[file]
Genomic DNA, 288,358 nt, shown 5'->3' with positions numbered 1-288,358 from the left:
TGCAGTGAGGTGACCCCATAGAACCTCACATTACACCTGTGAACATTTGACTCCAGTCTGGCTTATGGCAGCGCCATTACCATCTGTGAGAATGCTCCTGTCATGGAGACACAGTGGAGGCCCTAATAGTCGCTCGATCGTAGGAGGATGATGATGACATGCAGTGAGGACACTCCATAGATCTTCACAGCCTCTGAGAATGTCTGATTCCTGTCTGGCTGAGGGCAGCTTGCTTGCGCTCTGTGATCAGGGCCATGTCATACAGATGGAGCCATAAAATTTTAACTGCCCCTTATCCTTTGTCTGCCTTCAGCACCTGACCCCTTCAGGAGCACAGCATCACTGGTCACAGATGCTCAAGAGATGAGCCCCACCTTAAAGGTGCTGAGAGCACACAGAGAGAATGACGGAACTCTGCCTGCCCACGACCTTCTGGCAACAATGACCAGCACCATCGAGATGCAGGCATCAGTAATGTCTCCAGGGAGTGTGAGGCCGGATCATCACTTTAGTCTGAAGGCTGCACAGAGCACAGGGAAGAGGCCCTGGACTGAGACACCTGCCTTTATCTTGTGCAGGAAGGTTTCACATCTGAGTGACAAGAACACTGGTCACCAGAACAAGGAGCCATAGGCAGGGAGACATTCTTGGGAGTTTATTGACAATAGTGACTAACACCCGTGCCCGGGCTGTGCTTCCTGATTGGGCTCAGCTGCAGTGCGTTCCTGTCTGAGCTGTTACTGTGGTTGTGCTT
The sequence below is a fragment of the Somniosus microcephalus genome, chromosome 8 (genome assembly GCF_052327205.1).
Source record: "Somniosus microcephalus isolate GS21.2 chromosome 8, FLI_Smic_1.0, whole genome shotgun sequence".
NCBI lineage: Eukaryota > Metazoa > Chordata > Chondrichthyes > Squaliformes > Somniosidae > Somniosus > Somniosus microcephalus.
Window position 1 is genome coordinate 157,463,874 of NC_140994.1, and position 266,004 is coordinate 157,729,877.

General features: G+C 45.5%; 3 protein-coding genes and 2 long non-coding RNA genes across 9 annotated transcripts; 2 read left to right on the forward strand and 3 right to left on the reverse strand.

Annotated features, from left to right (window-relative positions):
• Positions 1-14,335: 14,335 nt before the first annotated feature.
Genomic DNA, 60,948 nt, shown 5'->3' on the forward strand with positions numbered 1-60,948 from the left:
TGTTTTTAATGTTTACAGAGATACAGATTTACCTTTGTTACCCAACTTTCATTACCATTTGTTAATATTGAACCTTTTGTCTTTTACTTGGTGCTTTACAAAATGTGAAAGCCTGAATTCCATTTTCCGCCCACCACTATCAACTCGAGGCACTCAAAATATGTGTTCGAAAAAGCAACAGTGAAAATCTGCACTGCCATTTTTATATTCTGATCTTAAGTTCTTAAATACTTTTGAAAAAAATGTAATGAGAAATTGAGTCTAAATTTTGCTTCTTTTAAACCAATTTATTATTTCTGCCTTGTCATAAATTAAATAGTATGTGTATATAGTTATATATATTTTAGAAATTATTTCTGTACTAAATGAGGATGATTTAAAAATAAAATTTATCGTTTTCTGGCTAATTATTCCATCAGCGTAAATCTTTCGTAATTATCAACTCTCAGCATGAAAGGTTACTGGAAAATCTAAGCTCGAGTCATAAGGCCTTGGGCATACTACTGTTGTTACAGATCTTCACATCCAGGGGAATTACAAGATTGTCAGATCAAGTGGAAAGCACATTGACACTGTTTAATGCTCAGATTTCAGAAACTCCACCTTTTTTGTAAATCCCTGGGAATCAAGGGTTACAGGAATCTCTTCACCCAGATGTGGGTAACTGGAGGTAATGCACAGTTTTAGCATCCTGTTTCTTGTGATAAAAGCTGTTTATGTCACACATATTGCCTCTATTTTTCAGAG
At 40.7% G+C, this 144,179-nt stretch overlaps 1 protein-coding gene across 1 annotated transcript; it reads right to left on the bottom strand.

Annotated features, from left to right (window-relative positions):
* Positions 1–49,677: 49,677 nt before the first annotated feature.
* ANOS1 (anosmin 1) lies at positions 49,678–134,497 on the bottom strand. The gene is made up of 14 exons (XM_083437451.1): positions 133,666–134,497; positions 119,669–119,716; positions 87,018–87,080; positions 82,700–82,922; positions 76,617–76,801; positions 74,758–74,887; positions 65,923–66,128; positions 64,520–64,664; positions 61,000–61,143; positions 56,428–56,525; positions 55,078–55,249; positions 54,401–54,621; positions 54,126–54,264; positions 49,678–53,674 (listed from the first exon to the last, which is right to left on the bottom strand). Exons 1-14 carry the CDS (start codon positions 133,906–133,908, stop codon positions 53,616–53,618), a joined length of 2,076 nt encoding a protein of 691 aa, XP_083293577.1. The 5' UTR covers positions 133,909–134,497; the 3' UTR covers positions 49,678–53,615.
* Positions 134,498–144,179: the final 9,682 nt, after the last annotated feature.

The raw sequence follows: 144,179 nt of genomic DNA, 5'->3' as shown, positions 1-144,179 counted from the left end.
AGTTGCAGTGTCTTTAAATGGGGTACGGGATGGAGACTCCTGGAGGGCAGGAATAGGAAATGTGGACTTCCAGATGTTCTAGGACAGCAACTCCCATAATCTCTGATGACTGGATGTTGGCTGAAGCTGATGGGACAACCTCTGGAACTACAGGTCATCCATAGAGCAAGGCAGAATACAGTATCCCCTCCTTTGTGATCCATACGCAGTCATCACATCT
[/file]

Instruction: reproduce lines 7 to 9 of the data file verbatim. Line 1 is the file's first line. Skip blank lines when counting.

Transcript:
General features: G+C 45.5%; 3 protein-coding genes and 2 long non-coding RNA genes across 9 annotated transcripts; 2 read left to right on the forward strand and 3 right to left on the reverse strand.

Annotated features, from left to right (window-relative positions):
• Positions 1-14,335: 14,335 nt before the first annotated feature.